Priests Complain of Unfair Treatment by Winona Diocese
Veterans Say Official Stirs Fear, Is Vindictive

By Clark Morphew
Saint Paul Pioneer Press (Minnesota)
April 19, 1995

The Roman Catholic Diocese of Winona is embroiled in a dispute with veteran priests who say they are being ignored, ridiculed and sometimes punished for complaining about favoritism and the handling of sex abuse charges, a national Catholic publication says.

An article in this week's National Catholic Reporter airs complaints by a number of priests that the vicar general of the diocese, the Rev. Gerald Mahon, is vindictive, has too much authority and has created fear among certain priests.

The independent Catholic weekly newspaper said priests fear that Mahon's alleged vindictiveness will eventually reach into their parishes.

Trying to deal with the controversy is Bishop John Vlazny, who came to head the 128,000-member diocese in southern Minnesota in 1987.

Four years later, Vlazny and the diocese were facing $1 million in punitive damages that stemmed from sex abuse lawsuits against the Rev. Thomas Adamson, who was accused of molesting boys in the Twin Cities and Winona dating back to 1960.

That may have been the beginning of unrest that now encircles not only the bishop but also Mahon and most of the 93 priests in the 20-county diocese.

"One thing you can say about this diocese - about the priests - they all live in fear," the Rev. William Kulas, pastor of the Church of St. Joseph, Rushford, told the Pioneer Press. "They never say anything publicly, and when they do they look around to see if any of the spies are listening. They worry that things will get back to the bishop or the vicar general."

"There's an unwillingness to listen," Kulas said. "What we need is a unity of respect for the older priests for the wisdom they have and respect for the younger priests for their energy and enthusiasm. I say it is the in-group against the rest of us.

"On the one side there are those who are supportive and loyal to Bishop Vlazny and Father Mahon and on the other, those who are critical of them and those priests are either ignored, criticized, or receive some kind of punishment," Kulas said.

Vlazny, 58, said during a telephone interview Tuesday that only a few priests and "certainly not a majority" are stirring the pot of trouble.

The paranoia, some priests told the weekly newspaper, can be traced to Vlazny and Mahon who, they say, give younger and more loyal priests preferred assignments. They also claim that older priests are punished when they complain about diocesan decisions. Priests say Mahon has an inordinate amount of power.

Further, they complain about the way two sex abuse complaints against Mahon were dealt with by Vlazny.

The claims were brought against Mahon, who was the rector of the Immaculate Heart of Mary College Seminary before becoming the vicar general. One case was dropped by an accuser. But Vlazny said he agreed in 1993 to a "small sum" payment to the second accuser to protect the diocese from scandal and allow priests to concentrate on ministry.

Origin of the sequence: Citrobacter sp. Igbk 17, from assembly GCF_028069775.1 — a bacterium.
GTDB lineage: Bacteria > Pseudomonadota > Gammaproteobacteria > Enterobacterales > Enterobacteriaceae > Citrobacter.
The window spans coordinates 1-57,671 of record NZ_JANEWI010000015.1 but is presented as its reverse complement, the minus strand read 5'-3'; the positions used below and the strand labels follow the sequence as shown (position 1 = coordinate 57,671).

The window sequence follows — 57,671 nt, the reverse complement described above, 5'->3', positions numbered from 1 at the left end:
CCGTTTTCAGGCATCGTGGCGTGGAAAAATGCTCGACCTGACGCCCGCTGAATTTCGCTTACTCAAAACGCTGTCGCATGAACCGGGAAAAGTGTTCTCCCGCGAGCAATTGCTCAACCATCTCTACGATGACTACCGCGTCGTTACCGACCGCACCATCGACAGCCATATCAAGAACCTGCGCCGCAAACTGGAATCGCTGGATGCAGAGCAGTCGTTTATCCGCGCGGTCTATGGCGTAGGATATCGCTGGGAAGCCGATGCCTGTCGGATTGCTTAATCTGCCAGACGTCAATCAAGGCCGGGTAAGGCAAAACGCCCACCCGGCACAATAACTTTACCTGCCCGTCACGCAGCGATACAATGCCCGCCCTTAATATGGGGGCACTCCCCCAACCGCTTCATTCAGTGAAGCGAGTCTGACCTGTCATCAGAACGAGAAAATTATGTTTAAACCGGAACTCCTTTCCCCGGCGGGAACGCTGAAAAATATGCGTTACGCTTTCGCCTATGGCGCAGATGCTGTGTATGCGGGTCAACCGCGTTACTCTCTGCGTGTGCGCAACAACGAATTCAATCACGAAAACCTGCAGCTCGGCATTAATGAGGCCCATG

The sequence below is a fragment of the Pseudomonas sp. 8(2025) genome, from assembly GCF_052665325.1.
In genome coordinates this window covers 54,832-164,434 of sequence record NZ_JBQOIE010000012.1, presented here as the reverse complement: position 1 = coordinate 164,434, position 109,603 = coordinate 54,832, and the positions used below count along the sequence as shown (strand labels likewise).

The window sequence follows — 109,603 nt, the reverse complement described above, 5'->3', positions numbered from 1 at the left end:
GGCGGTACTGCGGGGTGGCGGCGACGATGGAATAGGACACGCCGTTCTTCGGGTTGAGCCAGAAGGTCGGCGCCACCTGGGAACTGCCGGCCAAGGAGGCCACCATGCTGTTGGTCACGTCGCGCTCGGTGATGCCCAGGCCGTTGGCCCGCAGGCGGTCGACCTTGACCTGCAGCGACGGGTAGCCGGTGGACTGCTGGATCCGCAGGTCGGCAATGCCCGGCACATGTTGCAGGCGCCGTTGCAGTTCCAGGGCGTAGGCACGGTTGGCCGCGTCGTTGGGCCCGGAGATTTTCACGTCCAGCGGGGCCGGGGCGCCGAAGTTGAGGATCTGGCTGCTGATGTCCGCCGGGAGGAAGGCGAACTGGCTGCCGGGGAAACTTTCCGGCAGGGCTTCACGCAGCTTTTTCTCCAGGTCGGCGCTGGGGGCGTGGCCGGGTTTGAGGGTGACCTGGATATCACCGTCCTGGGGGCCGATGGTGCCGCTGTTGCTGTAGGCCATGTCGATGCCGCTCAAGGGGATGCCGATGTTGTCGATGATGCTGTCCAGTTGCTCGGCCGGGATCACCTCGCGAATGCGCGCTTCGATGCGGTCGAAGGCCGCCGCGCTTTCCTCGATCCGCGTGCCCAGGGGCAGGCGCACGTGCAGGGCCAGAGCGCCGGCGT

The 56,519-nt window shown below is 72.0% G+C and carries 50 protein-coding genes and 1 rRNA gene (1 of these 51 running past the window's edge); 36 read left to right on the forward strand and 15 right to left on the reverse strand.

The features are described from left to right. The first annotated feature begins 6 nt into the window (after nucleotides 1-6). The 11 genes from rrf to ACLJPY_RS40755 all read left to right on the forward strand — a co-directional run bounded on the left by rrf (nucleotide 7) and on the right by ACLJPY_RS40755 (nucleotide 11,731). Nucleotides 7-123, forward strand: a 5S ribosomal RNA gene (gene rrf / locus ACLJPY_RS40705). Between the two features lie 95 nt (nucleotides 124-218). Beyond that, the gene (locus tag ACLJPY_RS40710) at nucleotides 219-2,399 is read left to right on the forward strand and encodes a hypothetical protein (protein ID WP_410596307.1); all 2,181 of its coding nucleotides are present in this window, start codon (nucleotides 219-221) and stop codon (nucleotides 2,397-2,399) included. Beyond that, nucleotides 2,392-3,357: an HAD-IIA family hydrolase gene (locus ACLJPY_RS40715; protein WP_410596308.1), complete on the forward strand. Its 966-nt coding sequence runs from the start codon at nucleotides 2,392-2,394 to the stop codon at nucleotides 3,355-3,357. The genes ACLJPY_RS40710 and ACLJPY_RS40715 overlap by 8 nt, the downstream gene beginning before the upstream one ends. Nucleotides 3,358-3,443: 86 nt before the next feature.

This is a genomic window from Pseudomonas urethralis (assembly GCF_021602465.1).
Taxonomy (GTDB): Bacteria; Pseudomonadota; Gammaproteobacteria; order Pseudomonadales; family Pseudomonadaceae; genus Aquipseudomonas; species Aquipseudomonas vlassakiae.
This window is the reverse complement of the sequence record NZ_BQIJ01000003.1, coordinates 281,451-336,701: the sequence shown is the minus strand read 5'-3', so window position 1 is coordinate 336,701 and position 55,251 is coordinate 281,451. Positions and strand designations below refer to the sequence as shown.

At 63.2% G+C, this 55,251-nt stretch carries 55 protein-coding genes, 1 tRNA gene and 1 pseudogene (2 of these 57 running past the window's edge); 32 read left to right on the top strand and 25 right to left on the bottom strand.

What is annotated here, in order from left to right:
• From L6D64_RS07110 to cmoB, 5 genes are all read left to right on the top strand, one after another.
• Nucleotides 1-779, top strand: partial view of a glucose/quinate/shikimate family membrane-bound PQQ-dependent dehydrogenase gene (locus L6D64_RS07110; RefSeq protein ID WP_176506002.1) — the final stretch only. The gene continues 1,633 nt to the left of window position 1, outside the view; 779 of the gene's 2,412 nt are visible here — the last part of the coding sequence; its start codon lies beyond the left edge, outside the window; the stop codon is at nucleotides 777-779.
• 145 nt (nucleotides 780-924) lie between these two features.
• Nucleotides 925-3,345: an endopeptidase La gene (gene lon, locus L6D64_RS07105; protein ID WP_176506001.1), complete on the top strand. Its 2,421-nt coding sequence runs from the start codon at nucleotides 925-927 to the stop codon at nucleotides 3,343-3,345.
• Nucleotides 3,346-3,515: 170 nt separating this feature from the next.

But now Vlazny says Mahon is innocent of all charges and that he was falsely accused.

"Father Mahon did not agree with me (about the settlement) and he was upset," Vlazny said. "It was the first case I handled. It was a mistake and I admit it. I wish I had known then what I know now. We deal with these things in a completely different way now."

Priests complain that even after the charges and the diocese's payment to the accuser, Mahon continued to be in charge of investigating charges of sexual abuse against priests. But Vlazny said that is one of the duties of the vicar general.

"He was falsely accused," Vlazny said. "He didn't do anything wrong. Father Mahon is very helpful to people in these situations. He does it so darn good. And Father Mahon doesn't do it personally, there are other people involved."

Contributing to these disputes, some priests say, is a discontent, not only in Winona, but also across the nation in dioceses where professionals are strained by an increasing shortage of priests.

"I know that's a piece of the challenge," Vlazny said. "I think we are in an era of purification of the priesthood. We've been in charge but now we're involved in a shift. But in this diocese, by and large, most priests are cooperative."

In Winona, 93 priests are available to serve 128,000 Catholics in a diocese that stretches across southern Minnesota. That means each priest is responsible for more that 1,300 parishioners. As a result, 49 of 123 parishes are without full-time priests.

One priest who asked not to be identified because he feared retribution, told the Pioneer Press that older priests are afraid of being removed from parish ministry. He said special audits are sometimes sprung on unsuspecting priests or diocesan authorities use anonymous complaints about the priest's sexual lifestyle or drinking habits to discredit contentious priests.

Mahon did not respond to Pioneer Press requests for an interview. Vlazny defended him staunchly.

"He's just a generous, capable priest," Vlazny said. "He's direct, strong, so that if he were working with you, and he disagreed, you would know it. He's as straight as an arrow and that's what is both delightful and painful about working with Father Mahon. But he doesn't hold a grudge. I never would have let him continue if he had been anything but a positive force for the diocese."

In an interview with the National Catholic Reporter, Mahon said he is a demanding administrator but that in most cases there is mutual respect.

"And I have a combination of strength and compassion, sensitivity and confrontational skills and presence that often make people jealous," Mahon told the weekly. "I've learned to experience that and even as I've learned those things, I've also learned to tame some of that energy."


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